We need to talk about the Business Continuity Plan (BCP).

We need to talk about the Business Continuity Plan (BCP).

To discuss Business Impact Analysis (BIA) without addressing the Business Continuity Plan (BCP) is nearly impossible, as both contribute to creating a Plan B or a plan for what to do in cases of crisis or, as the name suggests, a business continuity plan.

It’s a process that can provide a company with a sufficient level of operational functioning after business interruptions. It’s crucial for preventing disasters or, in case prevention is not possible, preparing the company and employees to minimize the impacts of the crisis on activities through alternative processes.

Using a company that has had its data stolen after a hacker invasion as an example, let’s establish a contingency plan. First, we need to identify possible flaws to mitigate them and prevent further data exposure. Then, we must ensure a way for operations to continue despite this and, finally, consider ways to recover the data.

If you had to do all of this after receiving the news of the data theft, what would be the reaction time? How long would it take to restore operations? Would customers be impacted? Would you focus first on the solution or on finding someone to blame?

There are many variables to consider in a short amount of time, but if your company already has a Business Continuity Plan, you would only need to execute it, and the impacts would be minimized.

Prerequisites for Developing a Business Continuity Plan

Consider that a BCP (Business Continuity Plan) is a set of actions and procedures that are part of crisis management. Therefore, strategies and tactical plans should be developed preventively and in accordance with the organization’s goals and premises of the Strategic Planning.

The main questions that will guide the elaboration of the plan from start to finish are: 1) What are the risks and threats to the company’s operations? 2) Are there critical processes for your business? 3) If the answer to the second question is positive, list what these processes are.

Establish a person responsible for analyzing the risks of this plan; they should have a deep understanding of Strategic Planning, master essential tools for this plan like the BIA Analysis, and also have project management skills to lead the other stakeholders and establish clear and objective actions.

How to Organize All Information?

Analyses, reports, actions, tests, and many other pieces of information are encompassed in the Business Continuity Plan, and to avoid getting lost amidst so many things, it’s ideal to structure 4 sub-plans, separated according to their themes.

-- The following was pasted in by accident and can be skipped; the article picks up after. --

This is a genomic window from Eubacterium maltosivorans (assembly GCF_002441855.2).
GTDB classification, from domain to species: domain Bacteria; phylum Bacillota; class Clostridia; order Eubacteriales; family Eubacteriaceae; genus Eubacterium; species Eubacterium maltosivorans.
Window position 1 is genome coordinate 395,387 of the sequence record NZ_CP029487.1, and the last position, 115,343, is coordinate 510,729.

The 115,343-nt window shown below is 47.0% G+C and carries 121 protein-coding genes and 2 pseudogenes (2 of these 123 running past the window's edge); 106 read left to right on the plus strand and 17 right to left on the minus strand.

In the Operational Continuity Plan, the objective is to restore the functioning of the assets necessary for operation, reducing impacts caused in case of incidents.

The Crisis Management Plan will outline the responsibilities of each team involved in contingency actions.

With the Disaster Recovery Plan, we’ll establish the necessary actions for the company to resume its original operation after controlling contingency and minimizing the crisis.

And finally, in the Contingency Plan, all the needs for immediate actions to be taken in case the previous ones fail will be listed. It should only be used in case of emergency.

Advantages of Having a BCP

The Business Continuity Plan (BCP) has a very clear benefit, which is to assist companies in keeping their operations running even after a crisis or incidents. But it’s not just that; it also significantly increases the likelihood of the company’s survival.

After all the analyses and assessments, leaders will have access to information that promotes a clearer and broader understanding of operations, enabling continuous improvement. Critical processes can also be identified to minimize possible negative impacts on the organization’s assets and other stakeholders.

The creation of alternative processes can become a business opportunity, potentially turning them into standard processes and opening doors for innovation.

Keeping the team trained is also one of the advantages, ensuring that, especially those involved, are aware of the plan and know what to do when it’s necessary to activate the plan. The more teams involved, the greater the success of execution and preparedness for unforeseen events.

Situations to Consider

So far, we’ve talked a lot about unforeseen events, natural disasters, incidents… But what can we classify in these situations?

As mentioned earlier, it’s everything that represents some risk to your company, such as mass resignations, high leadership turnover, economic crises in the sector, fires, floods, loss of critical customer data, increased customer churn, etc.


Now that you’re ready to start your Business Continuity Plan, a tip that will facilitate the process is Interact’s solution specifically tailored for these prevention plans.

Comprising the SA Governance Manager, SA Risk Manager, and SA Document Manager modules, the solution has everything you need to ensure your company’s continuity according to ISO 22301 requirements.

Visit our website to learn more.






Bianca Wermann

Journalist, Communication and Marketing Analyst at Interact Solutions

the content

Subscribe to our newsletter